There is a difference between competing and competitive excellence. Competing is playing hard, leaving it all on the floor. But competitive excellence is more than just competing. It’s competing at an elite level and being able to handle everything that comes along with it.

Playing hard is the minimum. If you want to be a part of a high-performing team, competing is a necessity. But there is a lot of emotion that goes along with competing. You see games all the time where one team has the competitive edge to start the game, and their opponent is playing catch-up. And they start to figure out the level they have to compete at, but emotionally they don’t really handle it well. They start to get frustrated with bad plays, they bitch at the officials, they get on their own teammates. You can see that the emotion they have to play with to reach the right compete level isn’t that comfortable for them, and they aren’t used to it. When you are chasing the compete level in a game with a desperate edge, the emotions become harder to deal with. The teams that can handle those emotions are the ones used to competing at that level all the time.

Mental toughness is a big part of competitive excellence. Jack Clark, the Rugby Coach at Cal who has won more than 25 national titles, defines mental toughness as “the ability to focus on the next most important thing.”

Think about the emotions in a highly competitive game. Every whistle, every basket, every play is charged with energy. Competitive excellence requires handling the good and the bad. If you bury a big 3 does it affect the way you run back on defense or defend the next play? How about if you miss a big 3 or turn the ball over, are you ready to get a big stop? You see it happen a lot, where the emotion of one play carries over to the next one. That’s a lack of mental toughness, and it affects your ability to compete. Competitive excellence means putting the emotion to the side, good or bad, and being prepared for the next play.

Competitive excellence puts the team before everything else. Teams that compete really hard can be tough to beat, but teams that compete for each other can be special. It’s the guy who is always in the right help side position to make up for the mistake of a teammate. It’s the guy who blocks out another guys man out of his area just to clear him off the glass. It’s the big who runs hard to the rim on every possession even though he rarely gets the ball, because that’s his job and it opens up shots and driving lanes for his teammates. They really aren’t worried about who gets the shots, who scores, or who has the ball. They are locked in on helping their team win. Great teams are connected with the way they compete. Sacrifice is a big part of competitive excellence.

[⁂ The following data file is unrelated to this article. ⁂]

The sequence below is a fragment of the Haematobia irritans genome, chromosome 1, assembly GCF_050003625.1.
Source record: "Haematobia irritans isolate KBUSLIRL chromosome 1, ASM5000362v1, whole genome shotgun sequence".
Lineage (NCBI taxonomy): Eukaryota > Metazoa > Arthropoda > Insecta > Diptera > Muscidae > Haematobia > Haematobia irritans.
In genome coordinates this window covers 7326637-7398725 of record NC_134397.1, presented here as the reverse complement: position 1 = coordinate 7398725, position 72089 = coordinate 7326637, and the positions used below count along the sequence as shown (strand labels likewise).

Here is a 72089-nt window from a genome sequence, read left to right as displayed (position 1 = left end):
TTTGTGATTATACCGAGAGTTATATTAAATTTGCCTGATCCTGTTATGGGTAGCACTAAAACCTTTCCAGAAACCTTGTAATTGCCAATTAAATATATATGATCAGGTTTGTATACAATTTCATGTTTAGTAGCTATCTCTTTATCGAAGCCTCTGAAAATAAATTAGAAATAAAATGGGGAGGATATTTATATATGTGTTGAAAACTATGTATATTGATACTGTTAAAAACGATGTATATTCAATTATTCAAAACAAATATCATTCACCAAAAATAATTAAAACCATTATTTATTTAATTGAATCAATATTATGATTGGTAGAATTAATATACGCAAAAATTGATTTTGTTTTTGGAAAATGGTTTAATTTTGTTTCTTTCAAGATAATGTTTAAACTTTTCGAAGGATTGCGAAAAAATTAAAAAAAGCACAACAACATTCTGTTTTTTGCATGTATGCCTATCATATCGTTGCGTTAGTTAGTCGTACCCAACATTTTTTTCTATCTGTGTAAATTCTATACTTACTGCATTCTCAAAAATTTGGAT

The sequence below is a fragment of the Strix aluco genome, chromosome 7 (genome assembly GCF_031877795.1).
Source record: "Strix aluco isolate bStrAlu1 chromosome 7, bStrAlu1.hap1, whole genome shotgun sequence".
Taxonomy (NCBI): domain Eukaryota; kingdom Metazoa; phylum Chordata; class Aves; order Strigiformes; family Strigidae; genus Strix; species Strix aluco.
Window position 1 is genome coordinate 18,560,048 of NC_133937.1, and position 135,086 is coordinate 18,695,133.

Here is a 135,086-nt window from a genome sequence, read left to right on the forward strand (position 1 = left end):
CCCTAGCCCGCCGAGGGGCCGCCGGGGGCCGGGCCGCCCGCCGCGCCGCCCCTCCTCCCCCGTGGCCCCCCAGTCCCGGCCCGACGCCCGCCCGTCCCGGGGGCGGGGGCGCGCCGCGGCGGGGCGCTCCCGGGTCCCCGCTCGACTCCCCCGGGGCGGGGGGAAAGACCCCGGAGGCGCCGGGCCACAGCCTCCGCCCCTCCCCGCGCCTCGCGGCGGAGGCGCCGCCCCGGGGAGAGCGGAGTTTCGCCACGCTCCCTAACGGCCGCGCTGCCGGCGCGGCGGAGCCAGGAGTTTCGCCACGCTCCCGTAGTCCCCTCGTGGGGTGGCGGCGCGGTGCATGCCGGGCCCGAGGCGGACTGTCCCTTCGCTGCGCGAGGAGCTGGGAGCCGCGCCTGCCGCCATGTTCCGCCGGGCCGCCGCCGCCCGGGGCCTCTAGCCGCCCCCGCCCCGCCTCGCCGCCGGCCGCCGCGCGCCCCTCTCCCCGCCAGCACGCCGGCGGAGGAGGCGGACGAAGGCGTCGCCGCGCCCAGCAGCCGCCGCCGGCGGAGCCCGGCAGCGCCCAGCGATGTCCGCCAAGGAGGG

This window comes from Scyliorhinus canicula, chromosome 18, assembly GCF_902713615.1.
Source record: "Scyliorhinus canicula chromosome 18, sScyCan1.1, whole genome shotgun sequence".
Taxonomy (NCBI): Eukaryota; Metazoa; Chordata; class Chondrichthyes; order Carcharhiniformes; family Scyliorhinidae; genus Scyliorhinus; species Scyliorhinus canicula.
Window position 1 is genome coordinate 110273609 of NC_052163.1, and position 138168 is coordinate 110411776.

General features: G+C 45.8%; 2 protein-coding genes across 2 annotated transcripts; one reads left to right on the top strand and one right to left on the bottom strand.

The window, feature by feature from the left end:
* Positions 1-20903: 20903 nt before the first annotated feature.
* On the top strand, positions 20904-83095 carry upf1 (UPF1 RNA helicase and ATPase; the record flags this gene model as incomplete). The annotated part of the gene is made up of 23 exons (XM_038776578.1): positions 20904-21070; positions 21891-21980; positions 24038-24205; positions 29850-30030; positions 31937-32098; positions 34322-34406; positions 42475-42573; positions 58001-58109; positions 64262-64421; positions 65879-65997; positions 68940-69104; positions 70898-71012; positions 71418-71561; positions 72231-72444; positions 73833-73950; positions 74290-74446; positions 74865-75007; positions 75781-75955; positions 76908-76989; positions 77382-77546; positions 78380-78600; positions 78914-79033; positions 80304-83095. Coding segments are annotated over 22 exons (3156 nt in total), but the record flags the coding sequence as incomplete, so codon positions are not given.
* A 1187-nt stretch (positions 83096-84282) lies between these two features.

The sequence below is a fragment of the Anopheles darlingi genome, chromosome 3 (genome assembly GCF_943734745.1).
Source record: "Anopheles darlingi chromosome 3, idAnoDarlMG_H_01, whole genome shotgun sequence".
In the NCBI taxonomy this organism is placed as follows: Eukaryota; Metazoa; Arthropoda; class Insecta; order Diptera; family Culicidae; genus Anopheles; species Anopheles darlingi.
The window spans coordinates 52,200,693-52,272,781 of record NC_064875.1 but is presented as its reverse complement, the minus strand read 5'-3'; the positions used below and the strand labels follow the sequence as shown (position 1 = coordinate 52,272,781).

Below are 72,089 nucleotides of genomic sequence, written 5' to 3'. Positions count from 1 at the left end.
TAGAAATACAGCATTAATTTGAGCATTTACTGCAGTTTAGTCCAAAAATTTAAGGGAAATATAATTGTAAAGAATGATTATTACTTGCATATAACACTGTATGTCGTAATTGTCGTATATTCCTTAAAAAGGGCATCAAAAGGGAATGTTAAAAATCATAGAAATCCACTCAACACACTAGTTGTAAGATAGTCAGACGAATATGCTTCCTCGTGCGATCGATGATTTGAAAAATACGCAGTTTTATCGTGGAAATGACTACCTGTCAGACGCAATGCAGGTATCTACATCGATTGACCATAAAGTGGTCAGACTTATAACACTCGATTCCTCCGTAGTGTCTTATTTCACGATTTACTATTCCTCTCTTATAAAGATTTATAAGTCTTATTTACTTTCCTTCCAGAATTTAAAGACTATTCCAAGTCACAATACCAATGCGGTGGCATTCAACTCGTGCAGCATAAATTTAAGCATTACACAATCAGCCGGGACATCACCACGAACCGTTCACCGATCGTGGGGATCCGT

Competitive excellence also involves the right perspective on failure. There is no fear of negative consequences, because teams that are competitively excellent understand that failure is part of the deal. If you are going to lay it all on the line, you have to recognize that sometimes you aren’t going to get it done. But the process, the way you competed, is what you can control, and therefore what is most important.

Jim Steen was the longtime swimming coach at Kenyon College and won close to 50 national championships, and he had a great quote he used to give to his teams:

“Find a place within yourself where success and failure don’t matter, a place where you can engage in battle without compromise.”

That quote is as good as any as far as summing up competitive excellence – the ability to engage in battle without compromise, where success and failure don’t matter.

The last thing about competitive excellence is that it’s not something you choose to do when it’s time to ball. When you watch a team out-compete another and play with a higher competitive edge, that wasn’t something they chose to do that day. It’s something they do every day. Competitive excellence is ingrained in you, it develops based on your approach. It’s something you get used to on the practice floor, day after day, with the way you commit to your teammates.

Competitive excellence isn’t a choice you can make on game day, it’s a habit you develop from the first day of practice. It’s not something you can turn on and off. It’s part of your DNA.

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